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Blog Post  Mail Fraud: Signed, Sealed, Delivered and Stolen

  • Office of Consumer Affairs and Business Regulation

On average, the United States Postal Service processes and delivers 509 million mail pieces each day. That means, on any given day, an identity thief has several opportunities to steal your identity using one of the most low-tech means around: your mail.

Identity theft occurs when someone steals your personal information, such as your Social Security number or bank account information, to commit fraud or other crimes. And your mail provides easy access to this information. Think about everything you send or receive in the mail: checks, credit card bills, credit card offers, utility bills, tax-related mailings from your employer or charitable organizations. The list goes on and on.

Unfortunately, even though mail theft is a federal offense, thieves still do it. So we’ve put together some tips for keeping your mail secure:

  • Consider getting a PO Box or a mailbox that needs a key to retrieve mail (the mail carrier must still be able to deposit mail without needing a key!)
  • Never leave mail in your mail box overnight or on weekends. If you’re going to be out of town, have a friend collect the mail or have the post office hold it until you return.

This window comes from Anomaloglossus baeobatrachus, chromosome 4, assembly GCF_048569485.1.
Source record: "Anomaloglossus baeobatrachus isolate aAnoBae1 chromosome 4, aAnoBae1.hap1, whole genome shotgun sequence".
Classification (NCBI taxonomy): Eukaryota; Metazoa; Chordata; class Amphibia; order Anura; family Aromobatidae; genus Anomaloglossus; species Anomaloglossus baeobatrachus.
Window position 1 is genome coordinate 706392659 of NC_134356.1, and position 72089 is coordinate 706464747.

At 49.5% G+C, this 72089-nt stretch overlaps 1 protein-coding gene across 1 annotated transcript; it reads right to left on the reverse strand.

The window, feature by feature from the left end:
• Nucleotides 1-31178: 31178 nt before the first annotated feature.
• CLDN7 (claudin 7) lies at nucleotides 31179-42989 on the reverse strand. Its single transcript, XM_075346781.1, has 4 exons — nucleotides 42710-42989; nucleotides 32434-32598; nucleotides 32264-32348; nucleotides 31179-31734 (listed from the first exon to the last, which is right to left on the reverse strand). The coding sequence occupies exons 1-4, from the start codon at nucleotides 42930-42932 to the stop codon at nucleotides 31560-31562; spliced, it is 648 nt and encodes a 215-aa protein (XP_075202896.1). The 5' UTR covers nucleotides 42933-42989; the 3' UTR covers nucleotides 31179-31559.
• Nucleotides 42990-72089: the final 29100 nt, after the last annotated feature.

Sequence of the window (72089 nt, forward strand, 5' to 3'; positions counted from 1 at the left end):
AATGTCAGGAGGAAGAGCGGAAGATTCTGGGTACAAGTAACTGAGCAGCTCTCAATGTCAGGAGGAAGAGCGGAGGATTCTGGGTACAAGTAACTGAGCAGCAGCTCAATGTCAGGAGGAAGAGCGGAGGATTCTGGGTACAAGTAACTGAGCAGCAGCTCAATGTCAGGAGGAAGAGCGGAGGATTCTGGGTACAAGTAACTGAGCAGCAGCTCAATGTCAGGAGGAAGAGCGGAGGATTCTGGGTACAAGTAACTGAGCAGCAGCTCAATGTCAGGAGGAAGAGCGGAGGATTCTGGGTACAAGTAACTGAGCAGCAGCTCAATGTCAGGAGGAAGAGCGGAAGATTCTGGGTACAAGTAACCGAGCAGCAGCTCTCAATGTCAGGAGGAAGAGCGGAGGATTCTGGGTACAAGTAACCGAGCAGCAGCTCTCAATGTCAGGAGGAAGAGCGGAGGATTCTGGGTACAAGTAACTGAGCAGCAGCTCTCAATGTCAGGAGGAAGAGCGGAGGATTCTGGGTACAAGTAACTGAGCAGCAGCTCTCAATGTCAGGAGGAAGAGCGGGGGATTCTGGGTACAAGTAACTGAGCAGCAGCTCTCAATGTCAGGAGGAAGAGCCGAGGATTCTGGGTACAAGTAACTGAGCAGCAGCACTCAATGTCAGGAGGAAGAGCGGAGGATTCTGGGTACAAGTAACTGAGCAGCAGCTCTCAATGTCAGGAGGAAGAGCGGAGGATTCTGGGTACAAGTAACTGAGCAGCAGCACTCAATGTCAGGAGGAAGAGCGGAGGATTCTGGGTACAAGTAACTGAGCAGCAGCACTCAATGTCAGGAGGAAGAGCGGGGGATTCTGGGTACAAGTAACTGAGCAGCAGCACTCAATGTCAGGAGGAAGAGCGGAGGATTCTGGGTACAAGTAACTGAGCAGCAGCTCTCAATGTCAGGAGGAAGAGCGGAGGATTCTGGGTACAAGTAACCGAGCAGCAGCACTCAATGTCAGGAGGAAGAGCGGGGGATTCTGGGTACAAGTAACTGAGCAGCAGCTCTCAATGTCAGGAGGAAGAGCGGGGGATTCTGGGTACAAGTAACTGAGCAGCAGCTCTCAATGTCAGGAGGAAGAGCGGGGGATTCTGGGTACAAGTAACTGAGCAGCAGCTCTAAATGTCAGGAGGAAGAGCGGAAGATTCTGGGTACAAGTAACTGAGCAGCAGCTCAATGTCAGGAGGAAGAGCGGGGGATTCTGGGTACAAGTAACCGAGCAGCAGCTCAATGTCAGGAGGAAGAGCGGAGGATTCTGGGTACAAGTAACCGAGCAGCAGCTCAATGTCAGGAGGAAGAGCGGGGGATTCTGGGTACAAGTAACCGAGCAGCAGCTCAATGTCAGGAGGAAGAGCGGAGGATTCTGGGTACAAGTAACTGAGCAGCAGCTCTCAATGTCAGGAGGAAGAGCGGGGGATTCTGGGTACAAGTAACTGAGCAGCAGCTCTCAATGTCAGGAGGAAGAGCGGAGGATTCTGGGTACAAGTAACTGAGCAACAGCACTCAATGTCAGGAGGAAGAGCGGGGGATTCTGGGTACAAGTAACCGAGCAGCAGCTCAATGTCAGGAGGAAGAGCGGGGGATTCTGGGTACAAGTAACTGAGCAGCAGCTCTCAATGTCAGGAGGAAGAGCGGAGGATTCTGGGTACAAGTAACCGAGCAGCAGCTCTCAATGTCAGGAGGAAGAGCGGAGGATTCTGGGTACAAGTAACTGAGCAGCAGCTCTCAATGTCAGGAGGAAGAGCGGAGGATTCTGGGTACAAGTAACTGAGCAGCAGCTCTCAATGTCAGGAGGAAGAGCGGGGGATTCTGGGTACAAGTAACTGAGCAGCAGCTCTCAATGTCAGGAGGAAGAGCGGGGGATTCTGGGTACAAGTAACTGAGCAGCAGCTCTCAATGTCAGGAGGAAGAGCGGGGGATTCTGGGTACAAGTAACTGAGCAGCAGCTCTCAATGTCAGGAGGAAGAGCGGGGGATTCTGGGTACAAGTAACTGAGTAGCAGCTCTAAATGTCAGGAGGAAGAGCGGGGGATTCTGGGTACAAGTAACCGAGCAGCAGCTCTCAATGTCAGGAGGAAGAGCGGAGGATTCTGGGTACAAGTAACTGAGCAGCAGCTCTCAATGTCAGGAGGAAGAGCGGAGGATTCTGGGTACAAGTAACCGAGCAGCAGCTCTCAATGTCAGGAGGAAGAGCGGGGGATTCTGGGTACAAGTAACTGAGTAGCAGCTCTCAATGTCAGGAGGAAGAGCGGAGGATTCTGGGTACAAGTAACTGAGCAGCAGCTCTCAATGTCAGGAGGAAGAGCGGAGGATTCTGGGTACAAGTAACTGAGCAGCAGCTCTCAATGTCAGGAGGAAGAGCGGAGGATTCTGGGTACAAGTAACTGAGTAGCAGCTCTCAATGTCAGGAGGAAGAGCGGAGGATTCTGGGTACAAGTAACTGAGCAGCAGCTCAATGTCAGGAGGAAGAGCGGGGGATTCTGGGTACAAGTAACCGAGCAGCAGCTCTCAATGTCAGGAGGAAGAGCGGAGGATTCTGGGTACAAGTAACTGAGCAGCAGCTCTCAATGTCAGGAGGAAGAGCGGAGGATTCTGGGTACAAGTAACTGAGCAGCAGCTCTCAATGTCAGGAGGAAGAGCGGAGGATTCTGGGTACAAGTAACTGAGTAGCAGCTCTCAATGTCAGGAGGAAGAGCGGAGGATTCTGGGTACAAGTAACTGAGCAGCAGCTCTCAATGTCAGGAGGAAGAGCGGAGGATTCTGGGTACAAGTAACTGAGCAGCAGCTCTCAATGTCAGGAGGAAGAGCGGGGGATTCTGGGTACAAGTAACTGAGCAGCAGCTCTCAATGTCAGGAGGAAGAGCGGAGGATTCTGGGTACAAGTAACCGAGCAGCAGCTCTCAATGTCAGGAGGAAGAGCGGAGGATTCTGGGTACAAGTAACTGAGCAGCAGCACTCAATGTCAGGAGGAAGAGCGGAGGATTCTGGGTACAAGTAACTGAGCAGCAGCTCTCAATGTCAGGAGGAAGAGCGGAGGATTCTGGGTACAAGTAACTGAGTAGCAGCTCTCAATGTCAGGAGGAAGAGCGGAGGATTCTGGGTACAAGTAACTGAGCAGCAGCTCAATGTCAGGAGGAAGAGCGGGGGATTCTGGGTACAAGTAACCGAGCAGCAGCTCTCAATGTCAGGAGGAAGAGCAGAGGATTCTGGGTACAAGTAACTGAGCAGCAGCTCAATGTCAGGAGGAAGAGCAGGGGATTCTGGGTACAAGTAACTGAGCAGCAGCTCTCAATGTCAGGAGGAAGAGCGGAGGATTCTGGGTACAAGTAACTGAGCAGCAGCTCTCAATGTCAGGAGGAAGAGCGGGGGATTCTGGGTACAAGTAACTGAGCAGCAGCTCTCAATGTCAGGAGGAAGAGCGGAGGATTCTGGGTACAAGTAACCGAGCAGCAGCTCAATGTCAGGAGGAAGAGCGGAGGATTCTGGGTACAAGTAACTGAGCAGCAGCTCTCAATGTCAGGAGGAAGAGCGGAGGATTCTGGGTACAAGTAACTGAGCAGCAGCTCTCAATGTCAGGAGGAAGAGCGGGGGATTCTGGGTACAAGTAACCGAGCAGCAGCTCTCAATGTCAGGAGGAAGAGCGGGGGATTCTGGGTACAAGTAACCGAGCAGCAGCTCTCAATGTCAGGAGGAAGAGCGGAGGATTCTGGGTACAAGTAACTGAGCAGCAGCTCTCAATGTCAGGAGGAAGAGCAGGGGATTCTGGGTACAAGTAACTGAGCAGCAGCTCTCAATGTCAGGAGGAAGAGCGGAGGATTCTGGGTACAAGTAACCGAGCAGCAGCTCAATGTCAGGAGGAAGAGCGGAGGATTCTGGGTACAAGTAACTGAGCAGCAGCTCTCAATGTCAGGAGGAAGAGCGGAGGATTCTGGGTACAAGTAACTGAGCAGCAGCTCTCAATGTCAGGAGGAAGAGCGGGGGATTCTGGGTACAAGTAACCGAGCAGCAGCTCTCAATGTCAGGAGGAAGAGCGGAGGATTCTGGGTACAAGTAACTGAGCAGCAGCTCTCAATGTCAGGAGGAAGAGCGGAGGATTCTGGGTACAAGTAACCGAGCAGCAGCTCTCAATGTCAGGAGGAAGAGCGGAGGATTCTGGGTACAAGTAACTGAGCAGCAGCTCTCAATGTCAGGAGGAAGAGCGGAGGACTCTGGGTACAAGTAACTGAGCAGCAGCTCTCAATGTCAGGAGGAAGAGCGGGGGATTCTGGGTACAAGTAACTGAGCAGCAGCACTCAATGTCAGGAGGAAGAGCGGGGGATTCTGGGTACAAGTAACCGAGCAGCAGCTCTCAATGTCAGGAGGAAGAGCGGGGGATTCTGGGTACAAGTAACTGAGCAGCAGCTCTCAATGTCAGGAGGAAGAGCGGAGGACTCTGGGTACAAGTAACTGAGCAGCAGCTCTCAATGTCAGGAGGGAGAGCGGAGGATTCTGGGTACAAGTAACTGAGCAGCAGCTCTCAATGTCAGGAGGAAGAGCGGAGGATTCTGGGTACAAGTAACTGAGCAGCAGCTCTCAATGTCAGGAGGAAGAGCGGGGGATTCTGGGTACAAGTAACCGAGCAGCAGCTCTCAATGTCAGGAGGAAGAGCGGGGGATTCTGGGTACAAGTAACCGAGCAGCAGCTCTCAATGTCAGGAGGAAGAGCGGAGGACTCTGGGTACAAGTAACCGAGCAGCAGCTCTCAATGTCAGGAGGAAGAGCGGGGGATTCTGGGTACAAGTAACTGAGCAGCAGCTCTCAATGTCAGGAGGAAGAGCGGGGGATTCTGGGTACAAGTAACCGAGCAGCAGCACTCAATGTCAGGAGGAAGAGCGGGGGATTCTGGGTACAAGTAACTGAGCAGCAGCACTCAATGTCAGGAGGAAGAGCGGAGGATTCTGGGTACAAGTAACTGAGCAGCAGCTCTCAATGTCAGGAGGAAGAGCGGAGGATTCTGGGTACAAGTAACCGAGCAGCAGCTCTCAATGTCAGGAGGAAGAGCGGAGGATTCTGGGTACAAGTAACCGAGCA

• Bring your outgoing mail, especially items that might have personal information on them, to a post office. It may be less convenient but it’s a safer option. If you must put your mail in your mailbox, most experts recommend against putting up that red flag as it doesn’t just alert the mail carrier you have something in your mailbox. It’s a signal to a thief too!
  • Monitor your bank accounts. Be sure that payments processed match the amounts you authorized. Review copies of checks you’ve written too! Thieves will use chemicals to change the name of the recipient and the amount.
  • Shred your mail before putting it in the trash. And don’t put your trash out until the morning it’s picked up. It’s a lot harder for a thief to inconspicuously steal or pick through your trash during the daylight.

If you think you’ve been the victim of mail fraud, report the crime to the United States Postal Inspection Services.

  • Office of Consumer Affairs and Business Regulation 

    The Office of Consumer Affairs and Business Regulation protects and empowers consumers through advocacy and education, and ensures a fair playing field for the Massachusetts businesses its agencies regulate.
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